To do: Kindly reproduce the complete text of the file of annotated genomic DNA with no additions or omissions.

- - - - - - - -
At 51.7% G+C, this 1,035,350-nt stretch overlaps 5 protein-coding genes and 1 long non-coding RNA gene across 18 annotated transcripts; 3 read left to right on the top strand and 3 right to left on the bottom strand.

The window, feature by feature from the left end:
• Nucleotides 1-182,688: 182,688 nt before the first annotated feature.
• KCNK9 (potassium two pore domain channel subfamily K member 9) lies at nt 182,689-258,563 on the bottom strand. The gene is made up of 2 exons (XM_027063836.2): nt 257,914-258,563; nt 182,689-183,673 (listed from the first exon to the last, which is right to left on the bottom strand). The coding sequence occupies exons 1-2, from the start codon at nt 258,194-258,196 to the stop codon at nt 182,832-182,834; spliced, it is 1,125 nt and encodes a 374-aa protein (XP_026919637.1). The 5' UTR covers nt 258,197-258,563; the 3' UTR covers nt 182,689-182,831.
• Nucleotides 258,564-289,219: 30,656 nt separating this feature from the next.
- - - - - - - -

At 51.7% G+C, this 1,035,350-nt stretch overlaps 5 protein-coding genes and 1 long non-coding RNA gene across 18 annotated transcripts; 3 read left to right on the top strand and 3 right to left on the bottom strand.

The window, feature by feature from the left end:
• Nucleotides 1-182,688: 182,688 nt before the first annotated feature.
• KCNK9 (potassium two pore domain channel subfamily K member 9) lies at nt 182,689-258,563 on the bottom strand. The gene is made up of 2 exons (XM_027063836.2): nt 257,914-258,563; nt 182,689-183,673 (listed from the first exon to the last, which is right to left on the bottom strand). The coding sequence occupies exons 1-2, from the start codon at nt 258,194-258,196 to the stop codon at nt 182,832-182,834; spliced, it is 1,125 nt and encodes a 374-aa protein (XP_026919637.1). The 5' UTR covers nt 258,197-258,563; the 3' UTR covers nt 182,689-182,831.
• Nucleotides 258,564-289,219: 30,656 nt separating this feature from the next.